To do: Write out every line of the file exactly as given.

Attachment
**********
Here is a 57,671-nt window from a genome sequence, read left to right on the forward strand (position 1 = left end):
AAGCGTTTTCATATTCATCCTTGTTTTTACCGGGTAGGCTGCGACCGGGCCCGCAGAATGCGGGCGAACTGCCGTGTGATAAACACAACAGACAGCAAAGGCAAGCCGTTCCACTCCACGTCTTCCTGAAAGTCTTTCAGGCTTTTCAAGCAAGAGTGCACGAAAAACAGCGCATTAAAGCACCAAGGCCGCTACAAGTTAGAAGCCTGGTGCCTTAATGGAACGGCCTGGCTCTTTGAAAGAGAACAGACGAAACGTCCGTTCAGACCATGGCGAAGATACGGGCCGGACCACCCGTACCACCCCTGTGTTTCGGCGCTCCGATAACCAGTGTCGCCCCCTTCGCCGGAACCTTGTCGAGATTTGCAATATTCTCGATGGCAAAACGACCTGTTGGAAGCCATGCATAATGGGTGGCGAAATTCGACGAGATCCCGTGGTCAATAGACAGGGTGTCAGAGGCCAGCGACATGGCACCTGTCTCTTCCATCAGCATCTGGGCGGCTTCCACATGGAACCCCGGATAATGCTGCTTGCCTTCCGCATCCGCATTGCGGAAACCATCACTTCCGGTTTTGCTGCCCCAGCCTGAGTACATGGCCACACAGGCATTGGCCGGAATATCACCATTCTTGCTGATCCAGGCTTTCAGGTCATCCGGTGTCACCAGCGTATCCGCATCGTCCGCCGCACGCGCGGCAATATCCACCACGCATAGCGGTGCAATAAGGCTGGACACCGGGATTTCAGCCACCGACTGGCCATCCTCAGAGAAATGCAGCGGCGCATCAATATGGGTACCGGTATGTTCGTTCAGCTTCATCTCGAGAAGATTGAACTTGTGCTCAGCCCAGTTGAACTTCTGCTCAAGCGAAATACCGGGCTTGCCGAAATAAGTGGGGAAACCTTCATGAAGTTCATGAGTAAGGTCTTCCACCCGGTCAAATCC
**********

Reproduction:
Here is a 57,671-nt window from a genome sequence, read left to right on the forward strand (position 1 = left end):
AAGCGTTTTCATATTCATCCTTGTTTTTACCGGGTAGGCTGCGACCGGGCCCGCAGAATGCGGGCGAACTGCCGTGTGATAAACACAACAGACAGCAAAGGCAAGCCGTTCCACTCCACGTCTTCCTGAAAGTCTTTCAGGCTTTTCAAGCAAGAGTGCACGAAAAACAGCGCATTAAAGCACCAAGGCCGCTACAAGTTAGAAGCCTGGTGCCTTAATGGAACGGCCTGGCTCTTTGAAAGAGAACAGACGAAACGTCCGTTCAGACCATGGCGAAGATACGGGCCGGACCACCCGTACCACCCCTGTGTTTCGGCGCTCCGATAACCAGTGTCGCCCCCTTCGCCGGAACCTTGTCGAGATTTGCAATATTCTCGATGGCAAAACGACCTGTTGGAAGCCATGCATAATGGGTGGCGAAATTCGACGAGATCCCGTGGTCAATAGACAGGGTGTCAGAGGCCAGCGACATGGCACCTGTCTCTTCCATCAGCATCTGGGCGGCTTCCACATGGAACCCCGGATAATGCTGCTTGCCTTCCGCATCCGCATTGCGGAAACCATCACTTCCGGTTTTGCTGCCCCAGCCTGAGTACATGGCCACACAGGCATTGGCCGGAATATCACCATTCTTGCTGATCCAGGCTTTCAGGTCATCCGGTGTCACCAGCGTATCCGCATCGTCCGCCGCACGCGCGGCAATATCCACCACGCATAGCGGTGCAATAAGGCTGGACACCGGGATTTCAGCCACCGACTGGCCATCCTCAGAGAAATGCAGCGGCGCATCAATATGGGTACCGGTATGTTCGTTCAGCTTCATCTCGAGAAGATTGAACTTGTGCTCAGCCCAGTTGAACTTCTGCTCAAGCGAAATACCGGGCTTGCCGAAATAAGTGGGGAAACCTTCATGAAGTTCATGAGTAAGGTCTTCCACCCGGTCAAATCC